Minichiello’s creative teamwork is evident to guests who, after riding the Ariel adventure re-created in the space of the former 20,000 Leagues Under the Seas attraction, can immediately queue up to meet the star of the show. Next door, in Ariel’s Grotto, the live Little Mermaid, fresh from her escape from Ursula the Sea Witch, displays impressive swimming fins and a sunny personality in welcoming each guest individually to an encounter with her colorful friends under the sea.


Guests help perform Enchanted Tales of Belle // Photo by Walt Disney World Resorts
Guests help perform Enchanted Tales of Belle // Photo by Walt Disney World Resorts


Innovation Under the Big Top

Storybook Circus is the second new Fantasyland area. It is as atmospherically different from the Enchanted Forest as Belle’s French village is different from Dumbo’s traveling circus in mid- America. The centerpiece of Storybook Circus is Dumbo, the Flying Elephant, a classic ride that has been doubled in size by Disney Imagineers. The reimagined ride features 32 flying Dumbos in colorful new colors, with one set of the elephants flying clockwise and the other counterclockwise.

Dumbo has a new, innovative pre-ride entertainment area that helps solve the problem of overheated young children who have limited ability to endure long waiting lines. This air-conditioned indoor children’s playhouse is packed with interactive games. Here the kids amuse themselves with new friends while their parents or guardians hold a circus ticket pager that notifies them when it is their turn to board one of the Dumbos.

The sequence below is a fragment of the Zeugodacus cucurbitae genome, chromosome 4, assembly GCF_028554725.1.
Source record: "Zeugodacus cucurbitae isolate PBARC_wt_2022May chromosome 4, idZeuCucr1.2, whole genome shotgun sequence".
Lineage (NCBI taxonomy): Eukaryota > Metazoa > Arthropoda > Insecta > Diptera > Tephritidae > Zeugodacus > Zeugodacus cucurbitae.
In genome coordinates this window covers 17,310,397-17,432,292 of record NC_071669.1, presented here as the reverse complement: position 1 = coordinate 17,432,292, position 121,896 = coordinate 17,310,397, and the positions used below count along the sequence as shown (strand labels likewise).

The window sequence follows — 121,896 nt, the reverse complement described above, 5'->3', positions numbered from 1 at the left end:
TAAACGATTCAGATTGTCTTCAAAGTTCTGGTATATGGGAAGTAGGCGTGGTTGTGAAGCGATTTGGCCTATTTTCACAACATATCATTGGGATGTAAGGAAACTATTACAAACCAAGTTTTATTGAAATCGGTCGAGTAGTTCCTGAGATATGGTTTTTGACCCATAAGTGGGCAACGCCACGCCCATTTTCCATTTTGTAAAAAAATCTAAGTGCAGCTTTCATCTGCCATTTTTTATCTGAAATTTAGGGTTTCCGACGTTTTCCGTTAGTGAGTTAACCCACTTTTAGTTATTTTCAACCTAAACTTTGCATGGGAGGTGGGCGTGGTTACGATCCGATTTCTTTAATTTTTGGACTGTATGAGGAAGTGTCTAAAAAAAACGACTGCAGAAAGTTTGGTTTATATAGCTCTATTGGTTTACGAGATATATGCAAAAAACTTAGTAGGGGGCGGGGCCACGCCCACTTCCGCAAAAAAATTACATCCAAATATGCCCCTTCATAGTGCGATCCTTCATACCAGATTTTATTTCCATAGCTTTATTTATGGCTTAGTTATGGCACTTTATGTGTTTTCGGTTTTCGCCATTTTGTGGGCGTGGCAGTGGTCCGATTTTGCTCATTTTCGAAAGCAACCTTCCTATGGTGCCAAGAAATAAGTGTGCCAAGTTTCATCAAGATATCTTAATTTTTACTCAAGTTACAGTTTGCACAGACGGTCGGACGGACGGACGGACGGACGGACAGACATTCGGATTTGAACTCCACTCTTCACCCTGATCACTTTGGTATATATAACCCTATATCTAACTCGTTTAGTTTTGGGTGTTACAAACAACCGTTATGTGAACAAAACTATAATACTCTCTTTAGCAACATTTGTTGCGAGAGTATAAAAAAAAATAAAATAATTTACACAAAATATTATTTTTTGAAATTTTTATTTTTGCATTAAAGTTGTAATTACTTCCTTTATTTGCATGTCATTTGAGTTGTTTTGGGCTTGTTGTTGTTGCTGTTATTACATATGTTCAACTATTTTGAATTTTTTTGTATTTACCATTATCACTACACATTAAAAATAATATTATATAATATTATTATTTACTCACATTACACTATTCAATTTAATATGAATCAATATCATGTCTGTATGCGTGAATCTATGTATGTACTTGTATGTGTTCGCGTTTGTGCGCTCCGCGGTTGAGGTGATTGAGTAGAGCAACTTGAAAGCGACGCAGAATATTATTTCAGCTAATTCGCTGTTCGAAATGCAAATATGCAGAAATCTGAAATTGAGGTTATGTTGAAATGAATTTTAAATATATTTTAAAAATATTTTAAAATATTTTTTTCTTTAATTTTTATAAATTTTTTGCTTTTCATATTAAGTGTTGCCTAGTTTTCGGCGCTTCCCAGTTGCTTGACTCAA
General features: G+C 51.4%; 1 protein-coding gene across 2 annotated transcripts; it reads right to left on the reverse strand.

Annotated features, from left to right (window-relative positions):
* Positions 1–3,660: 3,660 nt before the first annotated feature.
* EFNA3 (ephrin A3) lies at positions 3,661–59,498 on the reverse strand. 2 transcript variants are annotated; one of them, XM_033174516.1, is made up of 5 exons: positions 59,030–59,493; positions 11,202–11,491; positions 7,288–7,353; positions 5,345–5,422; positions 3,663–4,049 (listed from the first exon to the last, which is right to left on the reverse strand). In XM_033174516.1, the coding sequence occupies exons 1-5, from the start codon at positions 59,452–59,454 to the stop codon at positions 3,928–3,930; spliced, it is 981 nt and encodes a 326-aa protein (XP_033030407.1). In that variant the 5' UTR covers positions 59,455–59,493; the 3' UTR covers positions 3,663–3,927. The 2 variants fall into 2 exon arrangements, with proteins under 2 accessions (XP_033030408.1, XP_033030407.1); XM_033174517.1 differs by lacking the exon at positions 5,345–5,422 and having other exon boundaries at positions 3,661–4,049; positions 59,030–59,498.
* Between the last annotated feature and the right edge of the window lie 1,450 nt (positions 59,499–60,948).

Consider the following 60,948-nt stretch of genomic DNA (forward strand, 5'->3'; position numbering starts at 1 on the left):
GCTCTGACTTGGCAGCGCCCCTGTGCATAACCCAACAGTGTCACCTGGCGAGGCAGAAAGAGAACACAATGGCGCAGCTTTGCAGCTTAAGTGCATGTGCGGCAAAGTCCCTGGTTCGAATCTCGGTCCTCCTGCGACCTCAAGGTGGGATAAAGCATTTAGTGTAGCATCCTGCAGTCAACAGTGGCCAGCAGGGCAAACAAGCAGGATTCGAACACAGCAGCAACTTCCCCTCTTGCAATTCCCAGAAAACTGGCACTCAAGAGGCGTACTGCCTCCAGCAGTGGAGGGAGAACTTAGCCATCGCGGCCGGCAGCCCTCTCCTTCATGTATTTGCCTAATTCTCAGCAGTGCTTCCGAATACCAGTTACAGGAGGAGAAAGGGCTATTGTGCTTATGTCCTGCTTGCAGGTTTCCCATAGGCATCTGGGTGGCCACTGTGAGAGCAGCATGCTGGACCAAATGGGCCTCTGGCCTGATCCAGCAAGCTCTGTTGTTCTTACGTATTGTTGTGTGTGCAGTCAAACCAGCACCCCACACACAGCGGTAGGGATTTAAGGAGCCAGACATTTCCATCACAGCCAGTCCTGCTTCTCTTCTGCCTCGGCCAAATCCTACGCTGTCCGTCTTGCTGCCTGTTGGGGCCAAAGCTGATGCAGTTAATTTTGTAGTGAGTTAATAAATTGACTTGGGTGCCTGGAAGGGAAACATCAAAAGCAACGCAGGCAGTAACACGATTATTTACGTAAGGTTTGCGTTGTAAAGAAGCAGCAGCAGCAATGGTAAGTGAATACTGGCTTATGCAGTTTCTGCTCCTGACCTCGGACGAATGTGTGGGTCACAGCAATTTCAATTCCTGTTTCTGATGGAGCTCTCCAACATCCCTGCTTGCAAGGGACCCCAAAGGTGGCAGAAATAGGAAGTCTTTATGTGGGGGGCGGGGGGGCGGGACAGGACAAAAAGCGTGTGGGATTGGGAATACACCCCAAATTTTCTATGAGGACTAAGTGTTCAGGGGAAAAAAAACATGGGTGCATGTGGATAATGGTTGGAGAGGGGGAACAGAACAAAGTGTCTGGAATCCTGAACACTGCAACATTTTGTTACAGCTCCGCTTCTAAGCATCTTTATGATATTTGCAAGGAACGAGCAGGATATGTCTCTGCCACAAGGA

Before or after the Dumbo ride, guests can enter Pete’s Silly Sideshow under a circus tent for more live character encounters, including visits with Minnie Mouse as the circus star Minnie Magnifique: Daisy Duck as fortune-teller Daisy Fortuna; Goofy as the Great Goofini stunt pilot, who is also star of the Barnstormer family roller coaster opposite the Dumbo pre-ride playroom; and Donald Duck as the snake charming Astounding Donaldo. The characters are surrounded by a tent space populated with an abundance of Disney character merchandise and snack foods, some of the vintage variety found in circus midways of past American generations.

Disney Imagineer Dave Minichiello in the Beast's chair // Photo by Maureen Stone
Disney Imagineer Dave Minichiello in Gaston's chair at Gaston's Tavern // Photo by Maureen Stone

Magic Kingdom Openings in 2013-14